Although absolutely central to the way that professional sports are played in the USA, the draft system is largely unique to America – over the Atlantic in Europe players sign with a club as an apprentice during their schooldays and afterwards can only move when the club which covets them pays compensation to their current club. This makes the draft system all the more a part of American sport, and something which takes on as much importance as almost anything else to do with the sport.
Due to the extensive scouting system in place – many colleges will offer scholarships to particularly gifted high school athletes – it is usually easy to spot the players who will come out of college into the NBA with a chance of success, but this does not mean that every player picked early in a draft will turn out to be an NBA superstar. The step up between college and professional hoops is quite considerable and brings with it not only a more complicated, competitive game but a lot of additional pressure.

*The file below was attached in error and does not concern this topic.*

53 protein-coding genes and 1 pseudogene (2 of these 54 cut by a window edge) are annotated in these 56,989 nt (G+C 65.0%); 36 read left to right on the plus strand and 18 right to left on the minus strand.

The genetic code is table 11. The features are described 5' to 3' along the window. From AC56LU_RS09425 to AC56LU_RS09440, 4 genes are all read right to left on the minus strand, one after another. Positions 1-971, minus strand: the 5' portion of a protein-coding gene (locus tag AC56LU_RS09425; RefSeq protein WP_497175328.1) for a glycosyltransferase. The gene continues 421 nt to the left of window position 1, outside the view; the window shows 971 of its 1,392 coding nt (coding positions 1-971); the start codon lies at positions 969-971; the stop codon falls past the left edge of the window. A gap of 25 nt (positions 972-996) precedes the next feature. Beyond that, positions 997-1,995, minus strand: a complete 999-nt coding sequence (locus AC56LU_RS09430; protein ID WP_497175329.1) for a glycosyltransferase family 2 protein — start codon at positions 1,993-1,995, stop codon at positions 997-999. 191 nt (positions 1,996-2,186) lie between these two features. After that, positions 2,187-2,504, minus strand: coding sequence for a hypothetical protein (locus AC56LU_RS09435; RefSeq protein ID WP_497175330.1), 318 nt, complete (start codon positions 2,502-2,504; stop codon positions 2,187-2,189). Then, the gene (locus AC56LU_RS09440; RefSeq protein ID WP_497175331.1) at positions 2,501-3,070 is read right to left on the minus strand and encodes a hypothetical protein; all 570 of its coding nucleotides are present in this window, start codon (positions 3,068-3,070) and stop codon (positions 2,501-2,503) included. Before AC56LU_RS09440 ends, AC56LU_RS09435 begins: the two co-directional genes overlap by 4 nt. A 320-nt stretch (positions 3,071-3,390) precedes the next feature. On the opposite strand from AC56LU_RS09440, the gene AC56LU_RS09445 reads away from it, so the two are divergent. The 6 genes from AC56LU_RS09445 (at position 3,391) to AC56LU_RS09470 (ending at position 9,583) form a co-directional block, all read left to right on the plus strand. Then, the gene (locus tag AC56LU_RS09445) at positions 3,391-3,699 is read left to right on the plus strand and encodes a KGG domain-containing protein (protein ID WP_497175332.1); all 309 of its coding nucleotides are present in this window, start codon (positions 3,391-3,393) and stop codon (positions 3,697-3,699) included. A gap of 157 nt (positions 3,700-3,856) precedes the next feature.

When a team drafts a player, they cannot just look at their game statistics and decide that they are good enough. They also need to consider how the player will fit into the team camaraderie and whether they will be a disruption to team morale, whether the player fills a need or whether they will create friction with another player in the same position. Not least, they will need to have some idea as to whether the player who put up such great numbers in college can do the same in the big leagues, and whether their attitude matches their ability.